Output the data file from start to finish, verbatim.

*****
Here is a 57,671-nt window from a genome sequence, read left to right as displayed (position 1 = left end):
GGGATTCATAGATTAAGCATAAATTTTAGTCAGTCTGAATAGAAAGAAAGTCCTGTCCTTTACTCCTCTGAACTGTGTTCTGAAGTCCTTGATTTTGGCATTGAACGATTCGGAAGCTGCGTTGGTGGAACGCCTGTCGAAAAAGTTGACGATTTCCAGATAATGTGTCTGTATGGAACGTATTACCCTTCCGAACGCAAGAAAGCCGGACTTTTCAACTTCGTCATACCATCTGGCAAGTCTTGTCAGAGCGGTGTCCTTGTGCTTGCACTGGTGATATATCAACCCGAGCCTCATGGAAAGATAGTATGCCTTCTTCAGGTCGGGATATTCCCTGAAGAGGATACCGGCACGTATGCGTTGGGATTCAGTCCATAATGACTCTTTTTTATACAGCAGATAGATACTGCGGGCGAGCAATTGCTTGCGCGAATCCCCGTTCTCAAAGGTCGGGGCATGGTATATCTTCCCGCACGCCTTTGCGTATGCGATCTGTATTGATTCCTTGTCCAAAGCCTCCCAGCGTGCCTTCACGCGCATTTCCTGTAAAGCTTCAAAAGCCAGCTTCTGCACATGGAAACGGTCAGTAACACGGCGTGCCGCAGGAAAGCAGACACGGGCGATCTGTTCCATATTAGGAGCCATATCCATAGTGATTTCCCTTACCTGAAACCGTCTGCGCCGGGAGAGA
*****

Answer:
Here is a 57,671-nt window from a genome sequence, read left to right as displayed (position 1 = left end):
GGGATTCATAGATTAAGCATAAATTTTAGTCAGTCTGAATAGAAAGAAAGTCCTGTCCTTTACTCCTCTGAACTGTGTTCTGAAGTCCTTGATTTTGGCATTGAACGATTCGGAAGCTGCGTTGGTGGAACGCCTGTCGAAAAAGTTGACGATTTCCAGATAATGTGTCTGTATGGAACGTATTACCCTTCCGAACGCAAGAAAGCCGGACTTTTCAACTTCGTCATACCATCTGGCAAGTCTTGTCAGAGCGGTGTCCTTGTGCTTGCACTGGTGATATATCAACCCGAGCCTCATGGAAAGATAGTATGCCTTCTTCAGGTCGGGATATTCCCTGAAGAGGATACCGGCACGTATGCGTTGGGATTCAGTCCATAATGACTCTTTTTTATACAGCAGATAGATACTGCGGGCGAGCAATTGCTTGCGCGAATCCCCGTTCTCAAAGGTCGGGGCATGGTATATCTTCCCGCACGCCTTTGCGTATGCGATCTGTATTGATTCCTTGTCCAAAGCCTCCCAGCGTGCCTTCACGCGCATTTCCTGTAAAGCTTCAAAAGCCAGCTTCTGCACATGGAAACGGTCAGTAACACGGCGTGCCGCAGGAAAGCAGACACGGGCGATCTGTTCCATATTAGGAGCCATATCCATAGTGATTTCCCTTACCTGAAACCGTCTGCGCCGGGAGAGA